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#1 DaleWoodrow

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Posted 15 January 2004 - 08:24 PM

Hi Everyone,

What a great Forum, glad to see so many Ops from all locations offering advice and seeking helpfull pointers.

I'm in the process of building a new rig, and are looking possibly at the MK-V XO modular arm as one of my choices. Are there any operators who own one of these or have used one on a long day shoot with heavy and light loads?

If you have, please provide your thoughts and opinions..

Ideally I like the Pro arm but my money tree hasn't bloomed enough..

Cheers.... :D

Dale

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#2 RobVanGelder

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Posted 09 February 2004 - 09:50 PM

I am just wondering about this design. I have seen it once on the IBC, and it worked as you can expect from this design.
However, I have my doubts about the rigidity of the construction. As we all know, there are problems with some arms regarding hair fractures/cracks and when I look at these segments I see that all the stress is going through some Allen bolts, that hold the parts together. Sure it will work at first, but also after a long and stressfull period (heavy load)? Bolts work themself loose, specially in torqued conditions. Threads can rip apart and it just doesn´t look strong enough to me.
The same elements used in the rig is good, but that is a static setup, with no internal forces. But used in an arm....... I don´t know. :huh: <_<


Rob van Gelder, Bangkok, Thailand
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#3 RobVanGelder

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Posted 09 February 2004 - 09:54 PM

Oh, what happened to the double elbow that I was shown on the same show?
It´s not on this picture anymore. The concept has been abandoned?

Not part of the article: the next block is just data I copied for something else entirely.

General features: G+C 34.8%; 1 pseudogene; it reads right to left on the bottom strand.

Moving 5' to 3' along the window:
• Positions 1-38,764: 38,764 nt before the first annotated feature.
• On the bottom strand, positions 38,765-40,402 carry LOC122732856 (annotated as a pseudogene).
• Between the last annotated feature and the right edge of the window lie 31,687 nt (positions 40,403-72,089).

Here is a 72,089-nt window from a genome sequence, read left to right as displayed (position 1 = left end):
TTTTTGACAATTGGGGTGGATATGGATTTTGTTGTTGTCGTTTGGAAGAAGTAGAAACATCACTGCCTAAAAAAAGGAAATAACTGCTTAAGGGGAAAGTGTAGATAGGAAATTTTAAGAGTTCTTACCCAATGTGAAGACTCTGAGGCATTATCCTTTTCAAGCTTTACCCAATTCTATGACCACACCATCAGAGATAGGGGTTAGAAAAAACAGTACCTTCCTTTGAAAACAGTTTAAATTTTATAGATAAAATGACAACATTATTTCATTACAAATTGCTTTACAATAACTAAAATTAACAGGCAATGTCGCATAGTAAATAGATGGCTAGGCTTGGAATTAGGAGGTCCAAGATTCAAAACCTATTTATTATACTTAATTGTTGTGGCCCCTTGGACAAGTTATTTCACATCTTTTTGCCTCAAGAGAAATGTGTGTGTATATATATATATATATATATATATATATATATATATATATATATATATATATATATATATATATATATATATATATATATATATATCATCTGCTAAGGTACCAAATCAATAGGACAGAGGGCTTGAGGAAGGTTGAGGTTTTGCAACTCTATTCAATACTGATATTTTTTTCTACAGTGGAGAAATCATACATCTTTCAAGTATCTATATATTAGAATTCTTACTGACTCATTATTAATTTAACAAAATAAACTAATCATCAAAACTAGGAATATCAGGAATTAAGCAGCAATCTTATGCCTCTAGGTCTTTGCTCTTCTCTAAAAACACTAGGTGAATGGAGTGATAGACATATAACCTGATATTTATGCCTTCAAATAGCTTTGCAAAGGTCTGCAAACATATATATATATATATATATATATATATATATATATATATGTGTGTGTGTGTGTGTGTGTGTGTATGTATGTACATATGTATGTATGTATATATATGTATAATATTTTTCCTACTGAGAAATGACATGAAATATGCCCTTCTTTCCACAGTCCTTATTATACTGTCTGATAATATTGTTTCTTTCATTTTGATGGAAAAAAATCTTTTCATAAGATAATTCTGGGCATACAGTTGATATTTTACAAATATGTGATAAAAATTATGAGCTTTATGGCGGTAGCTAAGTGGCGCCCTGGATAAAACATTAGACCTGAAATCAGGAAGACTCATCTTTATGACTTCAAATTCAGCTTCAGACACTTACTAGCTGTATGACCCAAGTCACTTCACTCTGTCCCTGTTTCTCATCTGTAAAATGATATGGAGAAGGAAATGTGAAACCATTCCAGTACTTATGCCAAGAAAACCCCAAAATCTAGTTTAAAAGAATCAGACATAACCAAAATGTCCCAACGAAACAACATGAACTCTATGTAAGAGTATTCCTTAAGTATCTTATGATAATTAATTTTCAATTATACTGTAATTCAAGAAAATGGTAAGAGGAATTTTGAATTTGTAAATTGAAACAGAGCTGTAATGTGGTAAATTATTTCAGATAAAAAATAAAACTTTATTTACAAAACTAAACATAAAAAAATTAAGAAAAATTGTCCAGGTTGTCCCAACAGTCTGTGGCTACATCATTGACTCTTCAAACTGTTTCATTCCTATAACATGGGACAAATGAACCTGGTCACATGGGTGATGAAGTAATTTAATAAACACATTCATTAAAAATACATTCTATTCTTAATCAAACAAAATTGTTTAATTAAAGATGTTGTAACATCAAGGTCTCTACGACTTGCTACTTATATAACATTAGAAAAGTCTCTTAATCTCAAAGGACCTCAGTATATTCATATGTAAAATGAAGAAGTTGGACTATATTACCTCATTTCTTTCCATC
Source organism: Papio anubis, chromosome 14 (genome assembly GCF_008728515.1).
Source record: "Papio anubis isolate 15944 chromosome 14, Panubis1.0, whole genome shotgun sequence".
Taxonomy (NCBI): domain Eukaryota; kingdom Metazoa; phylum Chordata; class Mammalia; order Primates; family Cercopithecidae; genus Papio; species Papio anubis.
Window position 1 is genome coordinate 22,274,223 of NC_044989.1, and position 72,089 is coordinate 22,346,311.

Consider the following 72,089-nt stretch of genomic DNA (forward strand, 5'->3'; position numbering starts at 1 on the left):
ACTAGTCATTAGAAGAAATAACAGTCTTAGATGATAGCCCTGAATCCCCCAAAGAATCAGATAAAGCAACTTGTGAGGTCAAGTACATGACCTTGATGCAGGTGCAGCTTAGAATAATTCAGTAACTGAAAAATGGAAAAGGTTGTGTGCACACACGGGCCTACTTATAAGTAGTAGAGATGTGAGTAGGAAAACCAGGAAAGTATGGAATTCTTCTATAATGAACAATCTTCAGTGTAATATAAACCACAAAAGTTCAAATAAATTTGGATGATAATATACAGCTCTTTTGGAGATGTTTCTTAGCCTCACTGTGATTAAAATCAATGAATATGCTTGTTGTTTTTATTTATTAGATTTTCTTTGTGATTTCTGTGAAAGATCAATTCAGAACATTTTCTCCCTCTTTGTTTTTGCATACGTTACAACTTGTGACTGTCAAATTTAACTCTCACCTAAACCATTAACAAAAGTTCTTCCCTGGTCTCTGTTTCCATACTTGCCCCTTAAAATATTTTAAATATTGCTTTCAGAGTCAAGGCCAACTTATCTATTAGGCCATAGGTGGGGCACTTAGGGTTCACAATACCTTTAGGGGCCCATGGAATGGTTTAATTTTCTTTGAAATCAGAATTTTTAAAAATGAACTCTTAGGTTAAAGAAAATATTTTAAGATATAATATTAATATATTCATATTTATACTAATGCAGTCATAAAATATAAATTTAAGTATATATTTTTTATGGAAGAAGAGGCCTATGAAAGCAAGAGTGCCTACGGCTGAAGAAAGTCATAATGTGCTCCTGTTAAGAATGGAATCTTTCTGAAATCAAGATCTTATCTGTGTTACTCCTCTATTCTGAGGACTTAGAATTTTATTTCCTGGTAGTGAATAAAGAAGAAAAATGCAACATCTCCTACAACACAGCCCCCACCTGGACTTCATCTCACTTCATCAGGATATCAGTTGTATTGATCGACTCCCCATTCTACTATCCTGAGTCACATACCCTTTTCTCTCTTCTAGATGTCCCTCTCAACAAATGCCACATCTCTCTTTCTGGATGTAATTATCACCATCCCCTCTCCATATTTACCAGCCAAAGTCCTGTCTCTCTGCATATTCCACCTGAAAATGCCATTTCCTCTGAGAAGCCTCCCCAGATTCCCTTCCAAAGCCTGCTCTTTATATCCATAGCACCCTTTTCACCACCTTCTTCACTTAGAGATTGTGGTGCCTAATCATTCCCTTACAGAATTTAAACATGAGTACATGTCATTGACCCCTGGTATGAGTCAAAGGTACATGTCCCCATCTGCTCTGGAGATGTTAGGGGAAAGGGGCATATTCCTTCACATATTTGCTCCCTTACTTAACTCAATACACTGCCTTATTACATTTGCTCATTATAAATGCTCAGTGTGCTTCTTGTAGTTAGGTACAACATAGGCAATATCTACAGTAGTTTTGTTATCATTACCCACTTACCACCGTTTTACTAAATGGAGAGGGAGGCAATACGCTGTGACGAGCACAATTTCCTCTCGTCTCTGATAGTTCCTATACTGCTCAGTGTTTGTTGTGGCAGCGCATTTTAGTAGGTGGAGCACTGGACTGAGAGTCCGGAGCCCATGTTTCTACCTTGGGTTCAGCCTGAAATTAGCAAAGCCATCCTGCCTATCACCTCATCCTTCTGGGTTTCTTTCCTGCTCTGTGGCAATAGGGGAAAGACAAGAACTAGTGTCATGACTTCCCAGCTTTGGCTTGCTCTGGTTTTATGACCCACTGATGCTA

Rob van Gelder, Bangkok, Thailand
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#4 Erwin Landau

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Posted 10 February 2004 - 01:46 AM

Hi Rob,

I was in the assumption that the XO arm was designed and build for lighter cameras only. Am I wrong or are there two different Arms in development or construction...

I tried the arm on a couple of occcasions but always with a 2C or there famous weight cage/camera and the LCD Monitor...

Double Elbow...??? Are you refering to the Baer-Bel Arm, that one has the double hinge system (An original CP design that never got to production...)
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#5 RobVanGelder

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Posted 11 February 2004 - 04:38 AM

Hi Erwin,

I recall an IBC (3 years ago?) where Howard showed me a double hinged elbow.
It was a prototype then.
I never saw an MK-V XO-arm again.

Rob van Gelder, Bangkok, Thailand
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#6 RobVanGelder

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Posted 11 February 2004 - 04:46 AM

I was in the assumption that the XO arm was designed and build for lighter cameras only. Am I wrong or are there two different Arms in development or construction...

You could be right, but then again, why do you want to buy 2 arms? Perhaps for that running rig, but it would be a hefty price to pay for a limited use.
(And do we really want to run?)

And we all know what happens if you give us an arm that is in principle capable of carrying heavy cameras but lacks the spring-power: we beef-up the arm with extra heavy springs, elastic bands etc.
The structure might not like that at all.

My belief is dat the basic structure must be capable of lifting the maximum load, without damage. Add springs when needed.

Rob van Gelder, Bangkok, Thailand
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#7 DaleWoodrow

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Posted 11 February 2004 - 06:49 AM

Thanks Rob and Irwin for your input.

After researching into structural tolerances and forces applied to steadicam arms with a mechanical engineer he agreed that the likelyhood of hair line fractures in the arm bones and more so around the allen bolts of the XO Arm would be more evident in this design than compared to others such as Pro and CP 3a etc, mainly because the bones and pivoting sections on any arm must be able to withstand inner torque and torsion from the springs under load held in a static postion, which most arms on the market can provide, until the load and boom range increases the forces on all components, especially the bones and connecting bolts which receive an array of twisting and tensile stresses that ultimately stress the structure as a whole.